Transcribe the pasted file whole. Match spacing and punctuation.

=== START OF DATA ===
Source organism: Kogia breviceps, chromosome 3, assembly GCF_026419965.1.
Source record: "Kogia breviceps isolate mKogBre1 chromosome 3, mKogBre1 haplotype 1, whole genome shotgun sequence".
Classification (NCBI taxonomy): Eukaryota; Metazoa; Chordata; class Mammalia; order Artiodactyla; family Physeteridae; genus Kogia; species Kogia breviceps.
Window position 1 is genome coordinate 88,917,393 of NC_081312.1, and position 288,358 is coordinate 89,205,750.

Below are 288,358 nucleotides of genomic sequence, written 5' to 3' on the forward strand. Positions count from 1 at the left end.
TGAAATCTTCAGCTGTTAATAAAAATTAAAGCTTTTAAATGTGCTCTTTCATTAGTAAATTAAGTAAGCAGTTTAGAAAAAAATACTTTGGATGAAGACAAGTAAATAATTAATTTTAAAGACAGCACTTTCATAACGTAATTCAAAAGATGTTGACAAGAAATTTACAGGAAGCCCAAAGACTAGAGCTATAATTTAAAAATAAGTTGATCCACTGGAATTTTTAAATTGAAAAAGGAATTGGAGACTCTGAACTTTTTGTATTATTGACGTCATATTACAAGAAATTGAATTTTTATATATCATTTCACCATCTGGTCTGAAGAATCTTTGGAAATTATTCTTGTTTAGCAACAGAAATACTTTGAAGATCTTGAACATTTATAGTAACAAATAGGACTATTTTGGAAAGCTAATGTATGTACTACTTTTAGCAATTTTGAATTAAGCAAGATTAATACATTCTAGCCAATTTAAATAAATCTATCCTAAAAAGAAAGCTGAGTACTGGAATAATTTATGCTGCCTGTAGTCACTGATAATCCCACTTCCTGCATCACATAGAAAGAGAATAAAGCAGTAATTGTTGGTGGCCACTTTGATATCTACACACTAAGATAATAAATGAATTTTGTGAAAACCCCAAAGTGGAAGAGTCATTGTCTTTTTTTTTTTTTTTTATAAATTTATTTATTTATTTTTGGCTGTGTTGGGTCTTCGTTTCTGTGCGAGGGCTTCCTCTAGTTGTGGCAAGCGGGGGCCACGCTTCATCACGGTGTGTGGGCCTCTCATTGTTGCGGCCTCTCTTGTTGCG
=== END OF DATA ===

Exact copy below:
Source organism: Kogia breviceps, chromosome 3, assembly GCF_026419965.1.
Source record: "Kogia breviceps isolate mKogBre1 chromosome 3, mKogBre1 haplotype 1, whole genome shotgun sequence".
Classification (NCBI taxonomy): Eukaryota; Metazoa; Chordata; class Mammalia; order Artiodactyla; family Physeteridae; genus Kogia; species Kogia breviceps.
Window position 1 is genome coordinate 88,917,393 of NC_081312.1, and position 288,358 is coordinate 89,205,750.

Below are 288,358 nucleotides of genomic sequence, written 5' to 3' on the forward strand. Positions count from 1 at the left end.
TGAAATCTTCAGCTGTTAATAAAAATTAAAGCTTTTAAATGTGCTCTTTCATTAGTAAATTAAGTAAGCAGTTTAGAAAAAAATACTTTGGATGAAGACAAGTAAATAATTAATTTTAAAGACAGCACTTTCATAACGTAATTCAAAAGATGTTGACAAGAAATTTACAGGAAGCCCAAAGACTAGAGCTATAATTTAAAAATAAGTTGATCCACTGGAATTTTTAAATTGAAAAAGGAATTGGAGACTCTGAACTTTTTGTATTATTGACGTCATATTACAAGAAATTGAATTTTTATATATCATTTCACCATCTGGTCTGAAGAATCTTTGGAAATTATTCTTGTTTAGCAACAGAAATACTTTGAAGATCTTGAACATTTATAGTAACAAATAGGACTATTTTGGAAAGCTAATGTATGTACTACTTTTAGCAATTTTGAATTAAGCAAGATTAATACATTCTAGCCAATTTAAATAAATCTATCCTAAAAAGAAAGCTGAGTACTGGAATAATTTATGCTGCCTGTAGTCACTGATAATCCCACTTCCTGCATCACATAGAAAGAGAATAAAGCAGTAATTGTTGGTGGCCACTTTGATATCTACACACTAAGATAATAAATGAATTTTGTGAAAACCCCAAAGTGGAAGAGTCATTGTCTTTTTTTTTTTTTTTTATAAATTTATTTATTTATTTTTGGCTGTGTTGGGTCTTCGTTTCTGTGCGAGGGCTTCCTCTAGTTGTGGCAAGCGGGGGCCACGCTTCATCACGGTGTGTGGGCCTCTCATTGTTGCGGCCTCTCTTGTTGCG